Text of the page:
Brightly-Colored Holidays and other stories

Most Fourth of Julys that Lou and I have sat out on the corner behind his parents' house, watching the city fireworks through the trees, it's been cloudy and sprinkling.

Not so last night. I could see Saturn and the star Spica (a favorite of mine; you'll find out why if you ever read my NaNo novel) directly above the display, along with the occasional floating lantern, which always gets that song from Tangled stuck in my head. A few young men of the neighborhood shot mortars and Roman candles from across the street, and one of them played the trumpet, and Lou and I and his parents and their neighbor enjoyed the starlight and the music and the colors in the sky.

And today it's sunny, so you get lots of garden pictures.

* * *

Lots and lots of garden pictures.

To begin—I like loads of color in my flowerpots and beds:

Flower basket: I didn't plant these, so I'm not entirely sure what they are

...I think the yellow-flowered plant on the left is bush cinquefoil.
To its right are blue pimpernels and verbena.


And lavender.
 ...and I'll gladly take it in the herb and vegetable gardens, too.

German chamomile

Pumpkin blooms
It's also been a week for firsts. The first sweet pea:

the first dahlia:

the first crocosmia:

the first baby pumpkin:

and—not the very first, but early harbingers of homemade salsa:

and snap peas, all in a rush.

* * *

Candid shot:

"Do that typing thing again. I want to pounce
on your hand."

* * *

Lou has had these three days off work, which has been lovely, if perhaps unusually dangerous. So far, he's chopped the tip of his finger with garden shears, I've exploded a plate in the microwave, and one of the young men's fireworks fell off its stick and shot brightly-colored sparks our direction. (At least it wasn't the mortar.)

Other than that—I'd say it's been peaceful, but Maia, apparently displeased with the change in routine, has taken to walking over the top of us during the night. Last night at one-thirty—admittedly, not long after we went to bed—she stood on my shoulder and licked her jowls close to my ear; fifteen minutes later, she sprang out of the window, landed on my knees, and slid off. This morning, she took to pacing back and forth across us, stopping to ask for a chin rub, attacking my hand, jumping off the bed and up into the window, and then returning to pace across us again. It's all very well for her; she spends most of the day buried under the covers, sleeping away the sunshine.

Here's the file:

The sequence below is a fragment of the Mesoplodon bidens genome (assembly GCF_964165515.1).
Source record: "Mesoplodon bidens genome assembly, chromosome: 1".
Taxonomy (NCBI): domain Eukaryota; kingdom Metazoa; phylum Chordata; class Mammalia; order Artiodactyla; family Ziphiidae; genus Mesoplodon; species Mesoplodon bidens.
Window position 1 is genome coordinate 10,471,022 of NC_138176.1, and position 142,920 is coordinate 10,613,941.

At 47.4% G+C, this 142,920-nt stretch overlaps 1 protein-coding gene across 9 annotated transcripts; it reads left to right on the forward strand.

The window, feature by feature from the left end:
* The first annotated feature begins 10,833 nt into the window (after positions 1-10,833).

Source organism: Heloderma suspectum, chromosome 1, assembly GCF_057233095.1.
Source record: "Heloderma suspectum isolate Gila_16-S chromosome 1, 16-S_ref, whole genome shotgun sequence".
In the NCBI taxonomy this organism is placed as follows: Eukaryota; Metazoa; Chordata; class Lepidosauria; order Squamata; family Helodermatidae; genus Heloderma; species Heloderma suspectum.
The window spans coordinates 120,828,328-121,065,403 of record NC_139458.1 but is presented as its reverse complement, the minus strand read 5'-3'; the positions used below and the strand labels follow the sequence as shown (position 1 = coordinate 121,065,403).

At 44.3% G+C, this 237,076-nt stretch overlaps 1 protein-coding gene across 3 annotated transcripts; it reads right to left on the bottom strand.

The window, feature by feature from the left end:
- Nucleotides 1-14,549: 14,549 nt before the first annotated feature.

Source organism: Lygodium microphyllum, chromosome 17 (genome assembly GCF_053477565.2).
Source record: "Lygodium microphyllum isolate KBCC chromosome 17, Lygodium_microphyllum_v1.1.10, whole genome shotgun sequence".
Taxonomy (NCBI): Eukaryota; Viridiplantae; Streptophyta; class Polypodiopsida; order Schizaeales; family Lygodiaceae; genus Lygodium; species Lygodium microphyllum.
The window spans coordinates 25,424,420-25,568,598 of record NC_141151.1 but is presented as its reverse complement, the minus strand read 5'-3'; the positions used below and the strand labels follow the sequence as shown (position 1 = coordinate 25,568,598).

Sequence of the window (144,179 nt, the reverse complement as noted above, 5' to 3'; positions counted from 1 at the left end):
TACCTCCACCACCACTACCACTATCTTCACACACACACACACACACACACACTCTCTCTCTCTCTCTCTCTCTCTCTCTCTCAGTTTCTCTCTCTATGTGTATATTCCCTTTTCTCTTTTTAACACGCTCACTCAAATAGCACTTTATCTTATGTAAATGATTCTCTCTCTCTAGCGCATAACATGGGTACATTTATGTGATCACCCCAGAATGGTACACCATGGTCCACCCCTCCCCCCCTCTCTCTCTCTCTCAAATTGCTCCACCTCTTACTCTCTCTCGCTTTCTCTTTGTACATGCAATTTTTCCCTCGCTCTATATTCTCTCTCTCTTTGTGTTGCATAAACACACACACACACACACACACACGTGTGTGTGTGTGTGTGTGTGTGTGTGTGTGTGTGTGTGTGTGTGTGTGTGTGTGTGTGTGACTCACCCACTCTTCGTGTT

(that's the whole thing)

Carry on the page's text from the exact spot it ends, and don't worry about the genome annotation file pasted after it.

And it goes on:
* * *

Music of the week: Stars and Stripes Forever!

* * *

Happy weekend!


  1. Cats are very traditional. They're firm believers in saying, "This is always the way we've done it & by golly that's the way we're going to keep doing it or else..." :)

  2. In the flower basket are petunias (my mom's favorite, we had them all the time when we lived in the midwest) and another one I'm familiar with but can't remember the name. Oh, sweet peas!

    My day off today, trying to finish up the uninteresting neccessaries so I can get to the very entertaining-yet-equally-important fun stuff, like reading more TLD!

    1. Oh, those ARE petunias. I think the little pale-blue ones are... oh, gosh. I HAD that name. My mother-in-law gets those every year! I'll remember it... probably when I'm a mile away from my computer...

      Looking forward to your thoughts when you have a chance! I'm pegging away at the next couple of chapters. :D

  3. The pinks are dianthus and the Horowitz was amazing!!!!


    1. Dianthus, yes! "Pinks" are the common name I learned growing up, though I believe they have several.

      Wasn't that pianist splendid? I wish I was half that good.


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